From Climate Scepticism
By MARK HODGSON
Today I received an email from my dual fuel energy supplier offering me a £350 discount on a new Worcester Bosch boiler. I was assured that “[u]pgrading to one of [their] A-rated boilers could improve [my] energy efficiency at home – meaning lower energy bills and less [sic] carbon emissions.” They tell me that if I upgrade my boiler I could reduce my energy bills by £840 p.a.
This struck me as strange, because today I read an article in the Guardian under the heading “Heat pumps: more than 80% of households in Great Britain ‘satisfied with system’ – Exclusive: England, Scotland and Wales survey reports similar response to people with gas boilers”. This article referred to a user survey, commissioned by Eunomia, and undertaken by Nesta, which tells me that “[h]eat pumps are an important tool in the decarbonisation of heating as they are powered by electricity, which is increasingly supplied from zero carbon sources, and are highly efficient.” The Guardian article and the survey both stress the need for more heat pumps to be installed, and we are obviously supposed to stop using gas boilers. It seems that my suppliers haven’t yet received the memo.
As it happens, I’m not about to replace my gas boiler, which (fingers crossed, touch wood) is working fine, despite its great age. Instead, I want to discuss the survey which the Guardian assures me demonstrates 80% satisfaction with “system” (presumably a reference to heat pumps, given the rest of the heading and the subject-matter of the survey it is based on).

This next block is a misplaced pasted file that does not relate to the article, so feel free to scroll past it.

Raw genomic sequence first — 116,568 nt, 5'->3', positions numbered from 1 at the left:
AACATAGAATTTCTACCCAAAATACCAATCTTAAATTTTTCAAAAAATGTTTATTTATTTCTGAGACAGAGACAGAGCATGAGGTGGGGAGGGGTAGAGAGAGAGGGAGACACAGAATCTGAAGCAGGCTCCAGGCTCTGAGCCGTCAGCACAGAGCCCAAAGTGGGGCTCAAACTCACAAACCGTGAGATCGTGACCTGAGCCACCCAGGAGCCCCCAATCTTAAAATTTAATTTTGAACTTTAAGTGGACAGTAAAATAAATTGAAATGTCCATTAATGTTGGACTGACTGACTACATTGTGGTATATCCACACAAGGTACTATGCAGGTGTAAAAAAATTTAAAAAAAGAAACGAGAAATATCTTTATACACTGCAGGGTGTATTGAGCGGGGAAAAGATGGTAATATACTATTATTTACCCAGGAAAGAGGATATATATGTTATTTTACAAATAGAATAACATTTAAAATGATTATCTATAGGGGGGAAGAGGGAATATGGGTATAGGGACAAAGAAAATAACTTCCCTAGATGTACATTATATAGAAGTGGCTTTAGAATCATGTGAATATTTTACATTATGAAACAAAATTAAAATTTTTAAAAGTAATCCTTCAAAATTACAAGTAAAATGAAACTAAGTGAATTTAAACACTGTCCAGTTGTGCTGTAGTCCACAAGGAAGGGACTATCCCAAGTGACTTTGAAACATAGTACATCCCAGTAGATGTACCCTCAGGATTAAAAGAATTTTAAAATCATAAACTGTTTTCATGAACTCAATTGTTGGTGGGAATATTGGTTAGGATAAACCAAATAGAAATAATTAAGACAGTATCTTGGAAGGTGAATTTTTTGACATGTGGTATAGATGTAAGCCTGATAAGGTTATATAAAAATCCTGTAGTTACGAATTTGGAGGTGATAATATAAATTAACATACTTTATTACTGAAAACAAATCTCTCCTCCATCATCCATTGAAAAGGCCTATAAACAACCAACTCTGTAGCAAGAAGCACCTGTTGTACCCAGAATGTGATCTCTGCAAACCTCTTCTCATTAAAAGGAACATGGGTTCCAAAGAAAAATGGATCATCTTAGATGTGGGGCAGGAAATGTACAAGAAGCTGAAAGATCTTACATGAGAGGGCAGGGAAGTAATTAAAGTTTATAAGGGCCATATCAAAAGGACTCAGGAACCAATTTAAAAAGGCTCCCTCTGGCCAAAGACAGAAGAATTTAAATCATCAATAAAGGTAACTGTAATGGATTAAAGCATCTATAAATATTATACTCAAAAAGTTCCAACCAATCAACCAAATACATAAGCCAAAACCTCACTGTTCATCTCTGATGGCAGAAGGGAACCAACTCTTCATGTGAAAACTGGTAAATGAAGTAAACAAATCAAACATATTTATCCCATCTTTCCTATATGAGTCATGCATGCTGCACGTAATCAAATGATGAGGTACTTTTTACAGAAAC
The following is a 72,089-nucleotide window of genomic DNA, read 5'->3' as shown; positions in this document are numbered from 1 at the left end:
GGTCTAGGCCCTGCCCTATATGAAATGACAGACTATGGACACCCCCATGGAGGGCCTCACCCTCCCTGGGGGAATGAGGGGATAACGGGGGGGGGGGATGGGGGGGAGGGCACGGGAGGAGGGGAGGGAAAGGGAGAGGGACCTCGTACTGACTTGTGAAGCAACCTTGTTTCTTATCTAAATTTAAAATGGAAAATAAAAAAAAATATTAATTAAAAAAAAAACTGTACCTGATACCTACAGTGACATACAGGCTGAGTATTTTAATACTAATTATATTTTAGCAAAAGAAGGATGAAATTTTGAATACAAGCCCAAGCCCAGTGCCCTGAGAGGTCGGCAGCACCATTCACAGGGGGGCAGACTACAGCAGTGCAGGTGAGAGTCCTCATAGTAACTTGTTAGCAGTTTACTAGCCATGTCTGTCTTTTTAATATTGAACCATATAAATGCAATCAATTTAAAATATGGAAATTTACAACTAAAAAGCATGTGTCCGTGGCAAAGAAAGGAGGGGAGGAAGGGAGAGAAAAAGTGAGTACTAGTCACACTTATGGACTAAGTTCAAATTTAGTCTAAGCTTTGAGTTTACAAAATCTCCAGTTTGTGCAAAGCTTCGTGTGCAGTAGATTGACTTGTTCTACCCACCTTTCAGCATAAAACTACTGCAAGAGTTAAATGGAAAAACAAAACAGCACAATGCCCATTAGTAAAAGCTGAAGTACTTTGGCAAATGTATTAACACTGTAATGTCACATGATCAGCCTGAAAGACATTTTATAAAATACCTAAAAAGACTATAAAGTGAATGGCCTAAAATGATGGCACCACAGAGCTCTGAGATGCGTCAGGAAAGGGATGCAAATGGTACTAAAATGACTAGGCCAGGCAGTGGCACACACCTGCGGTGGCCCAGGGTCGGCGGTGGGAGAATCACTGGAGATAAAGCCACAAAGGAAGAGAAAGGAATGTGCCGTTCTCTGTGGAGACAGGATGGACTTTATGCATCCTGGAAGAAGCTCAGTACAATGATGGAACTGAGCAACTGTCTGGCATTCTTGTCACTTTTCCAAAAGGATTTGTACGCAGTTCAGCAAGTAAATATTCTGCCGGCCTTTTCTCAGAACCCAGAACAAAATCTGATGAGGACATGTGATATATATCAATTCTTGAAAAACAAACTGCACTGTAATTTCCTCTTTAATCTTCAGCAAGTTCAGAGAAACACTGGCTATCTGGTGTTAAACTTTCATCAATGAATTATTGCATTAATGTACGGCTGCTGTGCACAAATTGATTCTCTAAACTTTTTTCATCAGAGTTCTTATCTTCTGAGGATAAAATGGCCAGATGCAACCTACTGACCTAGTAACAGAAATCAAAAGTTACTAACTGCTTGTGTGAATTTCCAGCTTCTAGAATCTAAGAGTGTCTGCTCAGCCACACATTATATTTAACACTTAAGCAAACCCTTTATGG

The first step, whenever a “survey” pushes a line, is to ask who commissioned it (and in the process to wonder why). A visit to Eunomia’s website soon gives you the gist of their worldview. The first page to greet you includes the news that it has appointed a “sustainability change-maker” as its inaugural CEO; a discussion of the EU’s Waste Framework Directive (“An EU Regulatory Framework for a Circular Economy consistent with 1.5 degrees”); and a Pro-bono Carbon Assessment for Devon Air Ambulance. When contemplating Eunomia’s values, we learn that they have a “Carbon Fund” – “to compensate for our footprint from business emissions” – and they have “signed up to the Science-Based Target Initiative business commitment to pursue efforts to limit global warming to 1.5°C, committing to a 50% reduction target by 2030 of absolute scope 1 and scope 2 GHG emissions from a 2018 base-year, and to measure and reduce our scope 3 emissions.”
It doesn’t seem grossly unreasonable to speculate that such an organisation might be looking for a particular result from a survey about heat pumps. However, such speculation would be unfair unless a look at the survey backed up such scepticism. Does it do so? I would argue that it very much does. The Guardian puff piece on the survey failed to mention a number of significant pieces of information that the survey offers up.
The first point to note is the extremely limited response to the survey, despite Nesta’s best efforts to persuade heat pump users to take part. Take-up of heat pumps has been painfully slow to date. No doubt that is why surveys like this – gleefully taken up by the likes of the Guardian – are being undertaken, to try to encourage others to follow suit. It’s not too much of a surprise, then, to find that only 169,139 homes were identified as being within the survey’s sampling frame. Postal invitations to participate in the survey were sent to only around 23,500 of those homes. Despite offering a £200 prize draw for High Street vouchers, with a view to increasing the response rate, only 2,792 responses (about a 12% response rate) were received. Sadly, only 2,549 of those were complete, reducing the valid response rate to around 11%. However, since Nesta has decided only to consider the views of owner occupiers, another 154 responses (around 6% of the complete responses) were also excluded, because the respondents didn’t fall into the owner occupier category. Only 2,395 “valid” responses were therefore received, out of a possible 23,500, so the survey actually achieved a qualifying response rate of just over 10%.
To my mind that goes a long way towards invalidating the claim made by the Guardian to the effect that: